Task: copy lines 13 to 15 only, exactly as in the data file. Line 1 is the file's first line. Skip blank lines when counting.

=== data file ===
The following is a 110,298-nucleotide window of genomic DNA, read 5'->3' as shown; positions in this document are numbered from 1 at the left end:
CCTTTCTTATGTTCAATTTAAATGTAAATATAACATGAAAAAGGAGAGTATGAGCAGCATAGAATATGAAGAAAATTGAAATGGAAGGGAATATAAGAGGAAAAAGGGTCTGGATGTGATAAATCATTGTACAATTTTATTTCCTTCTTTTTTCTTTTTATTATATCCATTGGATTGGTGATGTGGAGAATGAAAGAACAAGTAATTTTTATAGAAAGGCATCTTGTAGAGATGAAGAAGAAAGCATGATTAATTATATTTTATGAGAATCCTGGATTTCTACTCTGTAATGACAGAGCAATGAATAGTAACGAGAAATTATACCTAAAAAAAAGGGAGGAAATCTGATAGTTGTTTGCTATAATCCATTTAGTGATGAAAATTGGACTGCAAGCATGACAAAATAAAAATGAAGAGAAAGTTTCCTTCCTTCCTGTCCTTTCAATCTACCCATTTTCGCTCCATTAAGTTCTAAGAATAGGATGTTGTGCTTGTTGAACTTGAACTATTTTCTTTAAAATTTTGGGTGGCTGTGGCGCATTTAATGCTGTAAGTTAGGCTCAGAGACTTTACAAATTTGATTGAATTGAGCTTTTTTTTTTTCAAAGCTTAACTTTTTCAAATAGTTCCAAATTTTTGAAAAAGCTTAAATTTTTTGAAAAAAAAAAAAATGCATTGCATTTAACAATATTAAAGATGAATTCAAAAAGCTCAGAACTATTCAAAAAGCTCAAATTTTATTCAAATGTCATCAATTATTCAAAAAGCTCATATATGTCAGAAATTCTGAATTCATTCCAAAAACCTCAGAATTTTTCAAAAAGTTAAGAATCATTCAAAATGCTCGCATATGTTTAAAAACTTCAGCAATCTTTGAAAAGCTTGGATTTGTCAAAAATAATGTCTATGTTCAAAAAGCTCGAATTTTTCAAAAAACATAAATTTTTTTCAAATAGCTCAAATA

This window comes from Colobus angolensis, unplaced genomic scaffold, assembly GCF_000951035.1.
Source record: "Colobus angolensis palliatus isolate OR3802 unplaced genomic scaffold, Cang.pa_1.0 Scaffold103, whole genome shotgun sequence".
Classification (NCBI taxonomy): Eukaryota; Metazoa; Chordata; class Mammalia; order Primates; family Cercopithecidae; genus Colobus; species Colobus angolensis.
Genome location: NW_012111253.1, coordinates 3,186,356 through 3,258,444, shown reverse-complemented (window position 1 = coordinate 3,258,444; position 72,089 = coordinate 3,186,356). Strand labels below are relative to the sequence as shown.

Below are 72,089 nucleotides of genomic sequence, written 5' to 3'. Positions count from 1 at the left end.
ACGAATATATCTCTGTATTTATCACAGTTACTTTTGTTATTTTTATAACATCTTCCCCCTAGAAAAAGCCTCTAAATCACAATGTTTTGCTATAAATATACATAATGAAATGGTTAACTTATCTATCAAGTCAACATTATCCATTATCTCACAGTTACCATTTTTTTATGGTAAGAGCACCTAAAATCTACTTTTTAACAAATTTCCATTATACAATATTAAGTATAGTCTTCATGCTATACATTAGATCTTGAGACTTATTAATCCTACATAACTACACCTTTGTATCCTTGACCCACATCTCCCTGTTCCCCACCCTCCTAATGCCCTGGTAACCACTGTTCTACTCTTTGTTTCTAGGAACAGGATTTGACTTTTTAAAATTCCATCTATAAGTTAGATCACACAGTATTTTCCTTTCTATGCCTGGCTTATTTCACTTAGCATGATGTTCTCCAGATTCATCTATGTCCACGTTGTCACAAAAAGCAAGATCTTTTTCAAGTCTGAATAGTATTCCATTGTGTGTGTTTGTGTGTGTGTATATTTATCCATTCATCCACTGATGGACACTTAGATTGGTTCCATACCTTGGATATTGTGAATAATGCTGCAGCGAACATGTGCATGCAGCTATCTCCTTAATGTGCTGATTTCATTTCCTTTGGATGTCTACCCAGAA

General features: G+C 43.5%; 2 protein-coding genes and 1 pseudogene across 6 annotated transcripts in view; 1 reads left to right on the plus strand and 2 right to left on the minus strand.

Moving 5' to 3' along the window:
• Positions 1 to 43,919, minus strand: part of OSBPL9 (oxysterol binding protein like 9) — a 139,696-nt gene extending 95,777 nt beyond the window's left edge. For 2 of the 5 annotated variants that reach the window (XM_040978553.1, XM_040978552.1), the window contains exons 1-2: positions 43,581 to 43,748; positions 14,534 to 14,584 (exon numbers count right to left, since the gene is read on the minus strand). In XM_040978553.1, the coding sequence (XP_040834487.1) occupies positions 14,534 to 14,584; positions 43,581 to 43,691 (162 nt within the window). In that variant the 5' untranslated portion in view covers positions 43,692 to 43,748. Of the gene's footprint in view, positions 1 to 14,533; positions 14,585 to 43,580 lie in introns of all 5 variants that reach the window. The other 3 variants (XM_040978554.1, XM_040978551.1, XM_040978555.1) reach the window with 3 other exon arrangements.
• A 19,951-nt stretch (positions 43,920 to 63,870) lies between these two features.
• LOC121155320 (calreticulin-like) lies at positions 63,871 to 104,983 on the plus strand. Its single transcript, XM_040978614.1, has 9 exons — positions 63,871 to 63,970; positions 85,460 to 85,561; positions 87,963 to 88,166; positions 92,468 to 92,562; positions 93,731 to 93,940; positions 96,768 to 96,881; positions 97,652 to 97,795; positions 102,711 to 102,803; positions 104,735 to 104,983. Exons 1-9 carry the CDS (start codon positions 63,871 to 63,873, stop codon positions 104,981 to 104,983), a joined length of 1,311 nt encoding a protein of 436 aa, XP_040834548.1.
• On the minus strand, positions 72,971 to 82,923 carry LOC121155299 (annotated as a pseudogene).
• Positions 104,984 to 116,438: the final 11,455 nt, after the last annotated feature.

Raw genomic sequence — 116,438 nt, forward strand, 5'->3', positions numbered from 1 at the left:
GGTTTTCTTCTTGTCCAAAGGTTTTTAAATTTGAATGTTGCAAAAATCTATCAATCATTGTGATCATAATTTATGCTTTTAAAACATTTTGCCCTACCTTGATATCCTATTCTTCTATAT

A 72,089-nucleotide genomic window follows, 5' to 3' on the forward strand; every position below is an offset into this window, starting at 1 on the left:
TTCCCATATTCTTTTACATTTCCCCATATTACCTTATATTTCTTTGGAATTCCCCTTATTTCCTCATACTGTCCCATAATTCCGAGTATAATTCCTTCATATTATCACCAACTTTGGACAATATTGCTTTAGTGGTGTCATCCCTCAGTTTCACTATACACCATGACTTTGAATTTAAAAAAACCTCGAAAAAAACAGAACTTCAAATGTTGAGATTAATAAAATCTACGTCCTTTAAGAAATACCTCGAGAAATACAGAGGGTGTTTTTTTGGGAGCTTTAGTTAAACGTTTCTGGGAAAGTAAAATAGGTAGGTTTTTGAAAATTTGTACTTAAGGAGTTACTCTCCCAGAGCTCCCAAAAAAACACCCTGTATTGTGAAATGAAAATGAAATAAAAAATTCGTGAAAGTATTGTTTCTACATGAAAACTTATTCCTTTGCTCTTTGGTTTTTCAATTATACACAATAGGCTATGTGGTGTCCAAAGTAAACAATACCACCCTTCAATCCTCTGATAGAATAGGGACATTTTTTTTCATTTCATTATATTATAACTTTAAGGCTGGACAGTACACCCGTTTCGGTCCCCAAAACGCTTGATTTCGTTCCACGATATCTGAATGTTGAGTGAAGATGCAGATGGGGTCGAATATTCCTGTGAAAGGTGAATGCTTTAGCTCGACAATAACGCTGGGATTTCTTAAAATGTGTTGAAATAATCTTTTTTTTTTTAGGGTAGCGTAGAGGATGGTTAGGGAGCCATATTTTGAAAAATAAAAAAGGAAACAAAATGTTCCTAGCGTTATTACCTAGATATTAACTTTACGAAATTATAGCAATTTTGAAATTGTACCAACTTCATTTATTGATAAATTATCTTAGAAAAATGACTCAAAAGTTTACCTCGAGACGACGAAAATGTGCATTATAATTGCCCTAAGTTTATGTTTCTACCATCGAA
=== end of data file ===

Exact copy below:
• LOC121155320 (calreticulin-like) lies at positions 63,871 to 104,983 on the plus strand. Its single transcript, XM_040978614.1, has 9 exons — positions 63,871 to 63,970; positions 85,460 to 85,561; positions 87,963 to 88,166; positions 92,468 to 92,562; positions 93,731 to 93,940; positions 96,768 to 96,881; positions 97,652 to 97,795; positions 102,711 to 102,803; positions 104,735 to 104,983. Exons 1-9 carry the CDS (start codon positions 63,871 to 63,873, stop codon positions 104,981 to 104,983), a joined length of 1,311 nt encoding a protein of 436 aa, XP_040834548.1.
• On the minus strand, positions 72,971 to 82,923 carry LOC121155299 (annotated as a pseudogene).
• Positions 104,984 to 116,438: the final 11,455 nt, after the last annotated feature.